We are seeing the first tentative steps to developing partnerships that can bring innovative treatment pathways, accountability for outcomes, and a willingness to accept payment outside the typical adjudication system. But we probably won’t get 100 percent of the way there without some intervention — at least in the timeframe we need.
RealClearHealth: Where is greater government intervention needed and where does is need to be reined in?
Dr. Numerof: ACA established a bureaucratic labyrinth of new organizational structures, regulations and incentives. Rather than developing the capabilities and culture needed to accelerate the move toward better outcomes at lower cost, providers and payers have been compelled to invest in new staff and technologies to comply with new regulations.
On the provider side, this effort spawned a flood of consolidation, with health care delivery systems buying or affiliating with other systems, and physicians seeking refuge in employment from proliferating bureaucracy. The FTC’s efforts to constrain this trend have been limited at best. The gravest danger we face as a nation is that all these systems become too big to fail – and, more importantly, too big to care.
We get into trouble when government is overly prescriptive with solutions. Instead, we need policy makers to help establish the fundamentals needed for a market-based, patient-centric system: transparency, accountability for outcomes that matter, educated consumers that know how to judge value in health care, and a payment system that focuses on keeping people healthy and out of the hospital. Then we need them to get out of the way so patients, providers, payers and manufacturers can work together to achieve cultural changes within the industry, behavioral changes within individuals, better outcomes, and sustainable costs.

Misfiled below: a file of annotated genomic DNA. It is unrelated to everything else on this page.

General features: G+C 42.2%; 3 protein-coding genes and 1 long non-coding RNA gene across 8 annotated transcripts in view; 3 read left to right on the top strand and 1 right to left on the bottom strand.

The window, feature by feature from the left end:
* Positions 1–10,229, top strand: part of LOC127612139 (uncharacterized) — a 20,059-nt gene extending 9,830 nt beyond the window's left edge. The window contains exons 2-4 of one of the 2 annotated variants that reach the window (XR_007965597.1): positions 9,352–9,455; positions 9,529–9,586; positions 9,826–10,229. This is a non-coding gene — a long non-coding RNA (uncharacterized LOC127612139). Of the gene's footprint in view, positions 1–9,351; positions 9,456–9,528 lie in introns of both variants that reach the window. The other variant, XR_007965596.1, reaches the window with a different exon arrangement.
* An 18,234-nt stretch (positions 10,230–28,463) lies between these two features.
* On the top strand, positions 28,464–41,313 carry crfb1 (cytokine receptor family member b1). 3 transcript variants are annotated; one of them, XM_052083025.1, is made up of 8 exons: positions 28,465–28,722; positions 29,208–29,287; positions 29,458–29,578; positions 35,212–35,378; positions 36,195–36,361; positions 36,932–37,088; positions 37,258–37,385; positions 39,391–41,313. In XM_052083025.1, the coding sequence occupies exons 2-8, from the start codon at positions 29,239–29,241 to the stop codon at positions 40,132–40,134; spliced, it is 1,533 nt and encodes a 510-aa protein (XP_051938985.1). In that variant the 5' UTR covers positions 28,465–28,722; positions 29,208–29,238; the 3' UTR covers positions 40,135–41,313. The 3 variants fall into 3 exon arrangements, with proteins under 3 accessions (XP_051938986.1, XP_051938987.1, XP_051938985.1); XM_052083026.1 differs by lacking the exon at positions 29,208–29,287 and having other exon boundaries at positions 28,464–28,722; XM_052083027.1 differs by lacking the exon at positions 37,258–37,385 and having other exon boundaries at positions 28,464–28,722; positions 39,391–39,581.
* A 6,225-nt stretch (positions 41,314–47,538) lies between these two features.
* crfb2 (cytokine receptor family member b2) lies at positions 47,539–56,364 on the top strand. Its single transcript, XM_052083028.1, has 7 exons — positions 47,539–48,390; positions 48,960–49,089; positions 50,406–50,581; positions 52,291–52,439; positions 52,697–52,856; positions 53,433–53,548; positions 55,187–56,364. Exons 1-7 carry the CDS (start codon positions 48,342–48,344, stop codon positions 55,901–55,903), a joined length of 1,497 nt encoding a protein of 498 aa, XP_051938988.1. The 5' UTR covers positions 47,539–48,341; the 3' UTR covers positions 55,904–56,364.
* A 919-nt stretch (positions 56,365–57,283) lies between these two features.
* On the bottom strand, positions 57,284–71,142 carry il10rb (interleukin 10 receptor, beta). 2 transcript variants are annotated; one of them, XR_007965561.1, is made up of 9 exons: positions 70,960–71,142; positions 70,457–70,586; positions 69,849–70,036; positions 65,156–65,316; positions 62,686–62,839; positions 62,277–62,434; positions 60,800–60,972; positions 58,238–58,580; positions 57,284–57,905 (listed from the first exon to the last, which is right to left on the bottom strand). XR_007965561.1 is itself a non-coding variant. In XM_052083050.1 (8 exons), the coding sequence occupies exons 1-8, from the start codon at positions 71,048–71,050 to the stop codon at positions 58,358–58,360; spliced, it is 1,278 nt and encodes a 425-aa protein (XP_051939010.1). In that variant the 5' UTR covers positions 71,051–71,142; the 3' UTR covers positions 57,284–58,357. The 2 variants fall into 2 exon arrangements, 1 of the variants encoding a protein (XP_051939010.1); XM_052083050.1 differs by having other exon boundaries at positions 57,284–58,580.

RealClearHealth: What role could states play in moving towards a better value health care system?
Dr. Numerof: The virtue of the federal system is that we don’t have to take a “one-size-fits-all” approach to reform. States have a role as policy laboratories for new approaches to reform. When we did our population health survey, we found clear regional differences in the progress that’s been made.
Most notably, providers in New England — where there have been significant efforts by state governments to transition to value-based models of care — are typically much further along than those in other parts of the country.
Rita E. Numerof, PhD, is president of Numerof & Associates, a firm that helps businesses across the health care sector define and implement strategies for winning in dynamic markets